Unlike many news organizations, we haven't put up a paywall – we want to keep our journalism as accessible as we can. Our independent journalism costs time, money and hard work to keep you informed, but we do it because we believe that it matters. We know that informed communities are empowered ones. If you appreciate our reporting and want to help make our future more secure, please consider donating.

FROM FACEBOOK

Comments Box SVG iconsUsed for the like, share, comment, and reaction icons
Load more
Nov. 28, 2007 -- A bill calling for the Public Finance Authority to manage the investment portfolios of specific government agencies stalled in the Finance Committee Wednesday after senators could not muster up enough members for a quorum.
Despite the poor attendance, however, representatives from several of the government's semi-autonomous agencies said they would be able to support the bill -- which has gone through several draft changes over the past few weeks -- if it ever came forward again. At the end of the meeting, bill sponsor Sen. Carlton "Ital" Dowe seemed optimistic about the bill's chances, saying that he would special order the measure onto the floor at the next legislative session.
The absence of the committee's minority members struck a sour chord for Dowe, who said that certain senators -- such as Sens. Juan Figueroa-Serville and Neville James -- failed to show up on purpose to keep the bill from moving forward.
"They were here all morning," Dowe said. "But where are they now? Nowhere."
Earlier in the day, the committee continued taking testimony from members of the governor's financial team, who gave a quick wrapup on the numbers -- government revenues, expenditures and cash balances -- for fiscal year 2007. On Tuesday, the team revealed that the government's total gross revenue collections for FY 2007 totaled $944.1 million.
However, a cash-flow shortfall during the year left only about $795 million available to sustain the more than $840 million worth of appropriations made by the Legislature. To balance the budget, a two-percent budget cut -- which represents about $12 million worth of savings -- was implemented across the board, resulting in General Fund allotments from the Office of Management and Budget of about $798 million.
However, all the money has not yet been used, said Finance Commissioner Claudette Watson-Anderson, who explained that only about $791.9 million has been spent on FY 2007 budget appropriations.
On Wednesday, James said financial team members were not "telling it like it is," and showing that government revenues were better in September than during the same period in FY 2006. However, he and other senators were not present during the second half of the meeting, when Dowe's bill -- which was once part of another proposal designed to pay off a portion of the government's retroactive wage debt -- was up for consideration, causing some heated debate on the Senate floor.
While a few people testifying -- such as PFA Executive Director Julito A.H. Francis -- said some changes need to be made to the proposal, most said that they would be able to support the bill in its current form as long as they were not mandated to turn over their investment portfolios to the PFA.
Francis said the point of bill, which hinges on the pooling of the agencies' financial assets, was to stir up more revenue for the government. He did, however, suggest that one portion of the bill -- which sets up guidelines for the hiring of a PFA director -- be more specific, making sure potential applicants have at least seven years experience managing investment portfolios and/or financial risk management.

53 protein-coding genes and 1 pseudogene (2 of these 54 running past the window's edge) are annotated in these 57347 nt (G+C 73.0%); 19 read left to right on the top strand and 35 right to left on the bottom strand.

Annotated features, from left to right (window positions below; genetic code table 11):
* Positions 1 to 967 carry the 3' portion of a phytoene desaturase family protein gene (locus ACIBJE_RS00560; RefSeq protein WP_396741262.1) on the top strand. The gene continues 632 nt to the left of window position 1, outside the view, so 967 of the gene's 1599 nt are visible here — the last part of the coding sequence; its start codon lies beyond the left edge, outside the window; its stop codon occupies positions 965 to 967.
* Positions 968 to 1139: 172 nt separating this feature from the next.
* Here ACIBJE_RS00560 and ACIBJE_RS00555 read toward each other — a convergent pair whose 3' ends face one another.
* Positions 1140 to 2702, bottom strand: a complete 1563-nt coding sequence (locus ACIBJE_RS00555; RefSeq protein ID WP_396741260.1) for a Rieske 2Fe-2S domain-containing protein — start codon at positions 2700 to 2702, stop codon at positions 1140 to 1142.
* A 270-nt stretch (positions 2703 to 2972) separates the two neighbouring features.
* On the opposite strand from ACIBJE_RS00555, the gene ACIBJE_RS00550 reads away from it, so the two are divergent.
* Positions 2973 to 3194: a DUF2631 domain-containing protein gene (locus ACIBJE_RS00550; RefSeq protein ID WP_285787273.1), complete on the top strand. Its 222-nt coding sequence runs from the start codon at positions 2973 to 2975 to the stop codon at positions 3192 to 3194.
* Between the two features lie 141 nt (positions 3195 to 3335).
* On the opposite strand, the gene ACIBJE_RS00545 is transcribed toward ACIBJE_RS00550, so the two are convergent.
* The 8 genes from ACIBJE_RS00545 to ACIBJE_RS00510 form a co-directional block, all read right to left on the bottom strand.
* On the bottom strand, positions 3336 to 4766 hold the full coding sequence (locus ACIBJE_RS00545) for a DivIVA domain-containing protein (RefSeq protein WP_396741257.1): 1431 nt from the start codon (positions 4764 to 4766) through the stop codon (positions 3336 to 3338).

One section of the bill also allows the PFA to manage the agencies' investments for a four-year period, which Francis said is "far too short a time."
"The intended purpose of the pooling of the assets is towards reducing costs and raising capital through the growth of the government's cash flows to fund future projects," he explained. "Therefore, the time frame for investment management should be in line with the stated objective, and not an arbitrary number of years."
During a recent interview, Dowe explained that several government entities -- including central government departments and semi-autonomous agencies such as the V.I. Water and Power Authority -- currently have close to $330.1 million available in investment earnings or bond proceeds. Much of that money, he said, is channeled through investment firms or money managers that charge at least a one-percent investment fee or reap handsome commissions after stock or bond transactions.
The territory would be able to retain thousands of dollars annually if agencies get together and pool their financial resources, then allow the PFA -- an entity set up to raise revenue and capital for the government -- to manage the investments, he explained. (See "Senate Committee Approves Plan to Pay $45 Million in Retroactive Wages.")
On Wednesday, Francis agreed with Dowe's points, saying the mismanagement of revenues over the years has continued to "burden the General Fund" and "led to increasing debt levels on and off our balance sheets."
"I have stated before in previous testimony, much of the benefits of pooling each entity's financial assets from the perspective of financial management cost savings," he added. "I say to you today that the effort is truly much broader and of much more importance in scope if we are to effectively manage our financial affairs."
Also testifying during the meeting were representatives from the V.I. Port Authority, WAPA, West Indian Co. and the University of the Virgin Islands.
Dowe said he and other senators would keep working with the various agencies on the bill, and will make a move to bring it forth during an upcoming legislative session.
Present during Wednesday's meeting were Sens. Liston Davis, Dowe, Figueroa-Serville, Louis P. Hill, Neville James, Terrence "Positive" Nelson and Ronald E. Russell.
Back Talk Share your reaction to this news with other Source readers. Please include headline, your name and city and state/country or island where you reside.